The rushers will have to disguise their rush stances against Rodgers and come from different angles. By using a variation of stunts and twists to interchange their inside and outside rushers, the Ravens will be able to create mismatches and challenge a Green Bay line that has struggled to block the TE (tackle/end) stunt.

Keep your Eyes on your Man

With makes Rodgers so special is his ability to make plays inside and outside of the pocket. He is equally dangerous throwing on the run because he the uncanny ability to maintain his throwing mechanics and has the arm strength to fire a strike without setting his feet.

When Rodgers darts out of the pocket, the Green Bay receivers go on a scramble drill and find a way to get open for him downfield. If the defense fails to adjust, Rodgers’ improvisation can lead to chunk plays for his offense.

The Baltimore secondary struggled to stay with their receivers when Ryan Tannehill scrambled last week. They focused too much on Tannehill and lost track of their coverage responsibilities.

They cannot afford the same missteps against Rodgers. If he finds an opening, he’ll look for the big play and make sure the defensive backs pay.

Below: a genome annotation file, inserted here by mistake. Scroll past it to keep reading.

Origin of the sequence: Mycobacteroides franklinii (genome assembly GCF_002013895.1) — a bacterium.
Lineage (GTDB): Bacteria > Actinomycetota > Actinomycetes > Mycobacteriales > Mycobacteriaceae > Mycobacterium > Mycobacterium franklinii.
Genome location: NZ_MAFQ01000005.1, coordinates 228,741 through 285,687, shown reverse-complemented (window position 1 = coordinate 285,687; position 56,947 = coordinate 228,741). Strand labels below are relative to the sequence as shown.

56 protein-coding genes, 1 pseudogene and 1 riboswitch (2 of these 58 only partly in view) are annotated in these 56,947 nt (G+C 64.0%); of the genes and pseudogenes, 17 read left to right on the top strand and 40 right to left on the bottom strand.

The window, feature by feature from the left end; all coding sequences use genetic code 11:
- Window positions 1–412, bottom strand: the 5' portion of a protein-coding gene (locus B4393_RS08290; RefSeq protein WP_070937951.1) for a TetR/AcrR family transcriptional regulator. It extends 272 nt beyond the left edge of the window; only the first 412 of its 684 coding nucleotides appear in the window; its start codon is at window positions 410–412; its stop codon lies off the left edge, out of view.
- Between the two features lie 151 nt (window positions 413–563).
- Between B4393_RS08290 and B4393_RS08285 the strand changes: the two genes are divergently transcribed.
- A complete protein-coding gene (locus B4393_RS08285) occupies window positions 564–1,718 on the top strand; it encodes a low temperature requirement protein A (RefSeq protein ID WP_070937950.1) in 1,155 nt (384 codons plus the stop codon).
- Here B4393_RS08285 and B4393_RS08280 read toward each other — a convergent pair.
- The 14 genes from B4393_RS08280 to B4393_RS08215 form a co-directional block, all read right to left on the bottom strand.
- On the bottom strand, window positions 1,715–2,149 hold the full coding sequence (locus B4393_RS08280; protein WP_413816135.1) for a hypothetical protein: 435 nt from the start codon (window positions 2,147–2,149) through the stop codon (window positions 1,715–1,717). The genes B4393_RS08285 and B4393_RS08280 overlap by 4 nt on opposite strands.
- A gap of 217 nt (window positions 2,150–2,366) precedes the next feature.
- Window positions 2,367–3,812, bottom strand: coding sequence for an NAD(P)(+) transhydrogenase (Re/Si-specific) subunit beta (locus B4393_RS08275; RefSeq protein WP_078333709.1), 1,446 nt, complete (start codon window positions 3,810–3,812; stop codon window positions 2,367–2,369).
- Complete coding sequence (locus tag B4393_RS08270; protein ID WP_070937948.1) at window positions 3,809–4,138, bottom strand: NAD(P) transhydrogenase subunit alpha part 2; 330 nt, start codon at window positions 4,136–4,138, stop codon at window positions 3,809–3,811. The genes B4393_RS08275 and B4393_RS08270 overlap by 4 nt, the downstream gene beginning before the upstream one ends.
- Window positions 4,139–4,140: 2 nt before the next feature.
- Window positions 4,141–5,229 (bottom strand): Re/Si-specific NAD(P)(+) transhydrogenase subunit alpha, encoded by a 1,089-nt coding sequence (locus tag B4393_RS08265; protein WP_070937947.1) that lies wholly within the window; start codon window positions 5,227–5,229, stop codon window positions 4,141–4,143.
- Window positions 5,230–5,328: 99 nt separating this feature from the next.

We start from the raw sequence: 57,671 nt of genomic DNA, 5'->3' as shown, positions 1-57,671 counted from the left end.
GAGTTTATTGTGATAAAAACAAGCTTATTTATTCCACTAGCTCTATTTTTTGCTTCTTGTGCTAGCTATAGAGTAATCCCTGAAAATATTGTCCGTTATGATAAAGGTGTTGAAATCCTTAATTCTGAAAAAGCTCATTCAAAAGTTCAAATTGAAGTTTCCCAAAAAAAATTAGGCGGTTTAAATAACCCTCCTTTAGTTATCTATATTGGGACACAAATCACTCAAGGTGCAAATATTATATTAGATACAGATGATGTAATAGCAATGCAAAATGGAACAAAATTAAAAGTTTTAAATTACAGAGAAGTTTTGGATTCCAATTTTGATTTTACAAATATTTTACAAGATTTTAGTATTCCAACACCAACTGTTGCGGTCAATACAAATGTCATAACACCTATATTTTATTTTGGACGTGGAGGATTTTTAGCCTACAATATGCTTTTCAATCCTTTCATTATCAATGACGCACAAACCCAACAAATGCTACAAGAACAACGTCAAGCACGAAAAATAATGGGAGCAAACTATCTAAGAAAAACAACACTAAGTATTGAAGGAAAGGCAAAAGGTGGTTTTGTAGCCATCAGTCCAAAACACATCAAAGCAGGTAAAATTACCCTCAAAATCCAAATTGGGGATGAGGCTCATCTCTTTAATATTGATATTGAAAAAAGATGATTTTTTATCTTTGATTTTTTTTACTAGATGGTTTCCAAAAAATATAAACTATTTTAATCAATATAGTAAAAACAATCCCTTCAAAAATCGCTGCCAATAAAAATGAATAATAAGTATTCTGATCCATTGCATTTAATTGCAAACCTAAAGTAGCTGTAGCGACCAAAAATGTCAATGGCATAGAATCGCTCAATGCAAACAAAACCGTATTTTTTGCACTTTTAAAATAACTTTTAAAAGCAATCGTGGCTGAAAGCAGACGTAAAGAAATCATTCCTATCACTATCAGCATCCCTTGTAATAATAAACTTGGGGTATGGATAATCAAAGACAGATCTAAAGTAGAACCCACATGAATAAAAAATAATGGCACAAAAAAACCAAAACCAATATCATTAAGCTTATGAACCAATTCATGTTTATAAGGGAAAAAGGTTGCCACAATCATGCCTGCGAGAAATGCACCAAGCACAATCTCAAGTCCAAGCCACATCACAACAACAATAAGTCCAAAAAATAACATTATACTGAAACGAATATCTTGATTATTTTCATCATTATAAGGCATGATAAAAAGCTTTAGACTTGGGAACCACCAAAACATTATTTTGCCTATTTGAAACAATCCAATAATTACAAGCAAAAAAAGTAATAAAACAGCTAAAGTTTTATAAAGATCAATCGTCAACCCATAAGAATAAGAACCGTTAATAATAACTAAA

Sweat the Technique

The Baltimore defensive backs displayed sloppy technique in key spots against Miami, and one has to believe that the Green Bay coaches noticed it when they studied the game tape. In particular, cornerback Jimmy Smith was exposed on a back-shoulder touchdown pass, and that play is a staple in the Packers’ aerial arsenal.

The Baltimore defensive backs have to be aware of the back-shoulder fades and stop routes that Green Bay receivers run to create space along the sidelines. Specifically, receivers Jordy Nelson and James Jones are specialists on those plays, and they are especially deadly in the red zone.


One-on-One Battle of the Week

Randall Cobb versus Lardarius Webb

One could pick any of the Packers receivers to spotlight and come away with juicy eye candy to feast on during the game. They are all dynamic in their own ways, but Cobb is arguably the straw that stirs the drink. He moves all over the field, lining up in the backfield, in the slot, and out wide. Webb had perhaps his best game in chasing Mike Wallace all over the field last Sunday, so he is primed for the challenge against Cobb. He will need to play physical and use his long wingspan to shrink Cobb’s catch radius.

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Dev Panchwagh

About Dev Panchwagh

Dev Panchwagh is a versatile analyst who breaks down the Xs and Os of the game and has been a columnist/analyst for Ravens24x7.com since the summer of 2004. In his regular season column Battle Plans, Dev highlights the Ravens’ keys to success against each upcoming opponent.

Dev started modestly as a sports journalist, but his contributions to sports talk radio were noticed, leading to duties as a regular columnist for the Scouts.com network before joining RSR.  It would be very difficult to find his rare combination of youthfulness, knowledge and insight in all facets of football anywhere else.  Fortunately, Dev brings it here each and every week.